The image above is the top of Sarah Jean's mast in big seas shortly after leaving Minerva Reef en route to Fiji. This photo was taken by Mark on Merkava who was sailing beside us.
The trip back from Labasa on the other side of the island was a little crazy. The bus was already totally packed when we stopped and picked up about 30 school kids, taking the bus passenger count to well over 100 people!
Savusavu, Fiji: "Yachties Safe - Drama at Sea"
This was the headline in the local Fiji newspaper a couple of days after we arrived in Savusavu. It was a stark reminder of the dangerous reefs here in Fiji. A New Zealand couple on the yacht "Touche" was rescued after their sailboat hit a reef and sank just east of Savusavu. How terribly tragic for them. We recognize how quickly this can happen and our hearts go out to this couple.
There is a fellow named "Curly" who lives on his houseboat in Savusavu. He's a delivery skipper and has sailed Fiji waters for 50 years. He runs seminars for cruisers who have arrived in Savusavu, providing valuable information on reef avoidance. We of course immediately signed up after hearing of "Touche's" misfortune. It will have been the best $10 we have ever spent if it helps us to keep Sarah Jean and ourselves safe while sailing in the reef strewn Fijian waters.
Although we've had some hot sunny days in Savusavu, today is overcast. We had some heavy rain in the night. We're have checked out with the local officials, provisioned, fueled up and are ready to leave Savusavu. We'll motor out and anchor off the Jean-Michel Cousteau Resort tonight and wait for improved weather before we head east to explore Rainbow Reef, Tavenui Isand and Vanua Balavu Island in the Northern Lau Group. It's important to have good sun overhead when entering the anchorages so you can see the reefs clearly. Besides watching carefully with our eyes we have a new Navionics chart chip, Nobeltec navigation software and Google Earth so we have some excellent tools to guide us.
Savusavu is a yachtie's haven and we have really enjoyed our stay here. The anchorage is well protected, there are many great restaurants on shore to choose from - $15 Fijian ($10 C) curry dinners to an upscale dinner on the deck of the Savusavu Yacht Club. There is a large Indo-Fijian population in this small town of 5,000 and both Fijians and Indo-Fijians are extremely friendly, always greeting you on the street with a smile and "Bula" (hello in Fijian). The sunsets here are fabulous and we've enjoyed some great diving. Our friend Mark is taking his Dive Master course with Koro Sun Divers here in Savusavu so we've joined him on a couple of dives - to the famous "Dreamhouse" dive and out to Namena Island Reserve. There we saw the amazing soft corals Fiji is famous for - every colour of the rainbow - spectacular diving! On Norm's birthday we rode our bikes out to the Cousteau Resort and enjoyed a lunch there in the beautiful setting overlooking the Koro Sea.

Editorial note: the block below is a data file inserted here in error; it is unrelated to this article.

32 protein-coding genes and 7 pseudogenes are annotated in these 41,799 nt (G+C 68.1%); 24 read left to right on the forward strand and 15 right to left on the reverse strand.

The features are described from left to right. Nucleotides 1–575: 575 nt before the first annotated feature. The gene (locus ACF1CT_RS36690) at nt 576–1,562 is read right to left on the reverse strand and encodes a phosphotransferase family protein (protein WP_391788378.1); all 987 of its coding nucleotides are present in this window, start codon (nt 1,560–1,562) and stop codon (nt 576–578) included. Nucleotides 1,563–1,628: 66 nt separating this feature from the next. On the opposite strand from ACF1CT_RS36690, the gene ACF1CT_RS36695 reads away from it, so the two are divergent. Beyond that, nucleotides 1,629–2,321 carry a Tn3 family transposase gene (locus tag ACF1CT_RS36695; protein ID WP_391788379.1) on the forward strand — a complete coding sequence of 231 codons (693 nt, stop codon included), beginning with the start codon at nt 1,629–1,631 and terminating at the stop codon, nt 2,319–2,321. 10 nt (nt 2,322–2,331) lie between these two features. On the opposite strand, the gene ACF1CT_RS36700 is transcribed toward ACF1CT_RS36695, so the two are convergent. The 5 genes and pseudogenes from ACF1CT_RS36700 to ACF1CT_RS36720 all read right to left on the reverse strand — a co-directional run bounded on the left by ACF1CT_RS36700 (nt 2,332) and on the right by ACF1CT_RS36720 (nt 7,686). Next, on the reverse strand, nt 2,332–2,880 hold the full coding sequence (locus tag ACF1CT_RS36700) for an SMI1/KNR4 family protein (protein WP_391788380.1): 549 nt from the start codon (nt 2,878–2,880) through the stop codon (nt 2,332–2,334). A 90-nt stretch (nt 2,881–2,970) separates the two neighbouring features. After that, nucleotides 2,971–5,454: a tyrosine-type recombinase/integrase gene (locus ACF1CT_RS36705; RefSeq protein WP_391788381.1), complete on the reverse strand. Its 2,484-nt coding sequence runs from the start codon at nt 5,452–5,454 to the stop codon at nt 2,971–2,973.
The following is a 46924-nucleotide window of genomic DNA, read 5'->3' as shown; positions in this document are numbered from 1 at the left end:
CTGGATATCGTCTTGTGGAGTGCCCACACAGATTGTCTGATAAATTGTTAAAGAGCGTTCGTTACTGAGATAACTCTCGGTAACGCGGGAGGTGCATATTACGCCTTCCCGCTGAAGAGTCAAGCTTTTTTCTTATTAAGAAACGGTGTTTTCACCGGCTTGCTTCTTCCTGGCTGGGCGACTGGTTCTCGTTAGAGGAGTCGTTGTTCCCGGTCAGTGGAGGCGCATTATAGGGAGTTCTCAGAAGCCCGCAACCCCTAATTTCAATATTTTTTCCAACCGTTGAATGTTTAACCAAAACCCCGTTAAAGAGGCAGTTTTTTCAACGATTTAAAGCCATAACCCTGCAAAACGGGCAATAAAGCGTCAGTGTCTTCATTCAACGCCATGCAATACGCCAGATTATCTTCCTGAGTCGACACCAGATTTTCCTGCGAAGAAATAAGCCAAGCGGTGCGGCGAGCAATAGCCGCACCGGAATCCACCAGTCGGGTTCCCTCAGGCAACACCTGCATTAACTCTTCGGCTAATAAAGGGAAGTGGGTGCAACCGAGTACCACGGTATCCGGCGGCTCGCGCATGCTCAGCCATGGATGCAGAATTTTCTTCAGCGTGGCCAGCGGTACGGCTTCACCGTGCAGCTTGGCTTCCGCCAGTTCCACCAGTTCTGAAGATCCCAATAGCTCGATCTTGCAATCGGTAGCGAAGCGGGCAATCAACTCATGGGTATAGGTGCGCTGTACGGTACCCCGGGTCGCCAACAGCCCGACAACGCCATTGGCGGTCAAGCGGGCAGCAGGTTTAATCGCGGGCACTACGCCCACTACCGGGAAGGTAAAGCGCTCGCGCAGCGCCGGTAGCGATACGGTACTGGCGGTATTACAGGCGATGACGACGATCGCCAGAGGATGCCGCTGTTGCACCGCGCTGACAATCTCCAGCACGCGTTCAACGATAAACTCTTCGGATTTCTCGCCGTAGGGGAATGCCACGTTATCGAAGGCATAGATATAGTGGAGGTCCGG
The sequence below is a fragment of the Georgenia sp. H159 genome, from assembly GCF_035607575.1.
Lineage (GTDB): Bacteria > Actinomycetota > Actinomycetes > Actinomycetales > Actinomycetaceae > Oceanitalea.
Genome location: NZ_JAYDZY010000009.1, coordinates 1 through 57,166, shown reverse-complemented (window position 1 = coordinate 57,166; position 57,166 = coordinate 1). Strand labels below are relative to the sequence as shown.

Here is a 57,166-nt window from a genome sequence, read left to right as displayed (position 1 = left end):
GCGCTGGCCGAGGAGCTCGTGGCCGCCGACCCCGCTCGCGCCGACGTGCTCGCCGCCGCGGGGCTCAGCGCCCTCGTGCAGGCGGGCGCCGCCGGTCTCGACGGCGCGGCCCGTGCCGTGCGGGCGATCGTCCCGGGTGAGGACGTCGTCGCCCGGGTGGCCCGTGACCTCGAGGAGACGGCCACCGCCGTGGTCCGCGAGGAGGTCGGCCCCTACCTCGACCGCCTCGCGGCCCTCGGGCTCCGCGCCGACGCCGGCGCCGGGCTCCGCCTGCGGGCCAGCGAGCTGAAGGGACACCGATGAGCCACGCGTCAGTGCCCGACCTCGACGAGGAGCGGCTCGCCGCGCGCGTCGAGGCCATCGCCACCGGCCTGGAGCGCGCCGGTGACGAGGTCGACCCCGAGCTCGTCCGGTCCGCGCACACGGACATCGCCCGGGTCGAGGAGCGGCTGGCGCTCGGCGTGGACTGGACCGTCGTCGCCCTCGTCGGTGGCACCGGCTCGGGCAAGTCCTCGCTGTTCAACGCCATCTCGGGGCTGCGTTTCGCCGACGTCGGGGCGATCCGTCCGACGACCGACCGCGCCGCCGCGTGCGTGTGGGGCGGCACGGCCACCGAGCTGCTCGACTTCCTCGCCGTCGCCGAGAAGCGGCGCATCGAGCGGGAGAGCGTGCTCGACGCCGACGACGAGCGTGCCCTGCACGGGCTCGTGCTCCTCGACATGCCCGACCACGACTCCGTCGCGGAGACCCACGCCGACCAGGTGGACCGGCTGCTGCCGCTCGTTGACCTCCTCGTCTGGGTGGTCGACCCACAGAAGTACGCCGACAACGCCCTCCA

The bus ride to Labassa was an adventure. This is a larger town on the north side of Vanua Levu that is largely Indo-Fijian, many of whom are descendents from the indentured workers brought from India in the late 1800's to work in the sugar plantations. We were the only Caucasian people on the bus and in the whole town for that matter, along with the other cruisers who accompanied us on the trip. We visited the market, had a lunch of chicken curry and rode the bus back with a huge gaggle of school children which was very entertaining.
It's time to sail from the safe haven of Savusavu and begin our explorations of some of the 300 islands of Fiji. We'll exercise great caution as we navigate these waters. And we look forward to enjoying the villages, the diving and the friendly people of Fiji.
We've enjoyed some spectacular sunsets in Savusavu. This shot was taken from Sarah Jean's cockpit looking west out into Savusavu Bay.
We arrived in Savusavu this morning at first light. We had an uneventful night last night motor-sailing in a light breeze under the stars. Savusavu is on the island of Vanua Levu. Luckily I had emailed ahead to the Copra Shed Marina to reserve a mooring as it is very busy here with all the boats that have sailed from NZ. There must be over 50 boats in the mooring field. Tons of palm trees on shore. It feels a lot like the Marquesas here - very dense rainforest.
We are on a mooring now. It's nice and peaceful compared to the strong winds blowing at Minerva Reef. We have a light rain shower coming down but very warm and tropical. The customs people should be out to the boat soon to check us into the county. We may have a short nap and then this afternoon it will be time for beers on the deck of the Savusavu Yacht Club. We were here in 2009 when we sailed from Samoa on Mahina Tiare II with John & Amanda Neal so it's good to be back on our own boat now. Sarah Jean is getting the salt washed off her with this rain shower.
All is well on board with both VERY happy to be here! There are lots of boats here that we know from when we crossed the Pacific last year or who we know from Minerva Reef or Opua - so it should be fun here! Mark on Merkava is here too. We'll be in touch in a few days to give you an update on the town of Savusavu and let you know what's happening here in Fiji.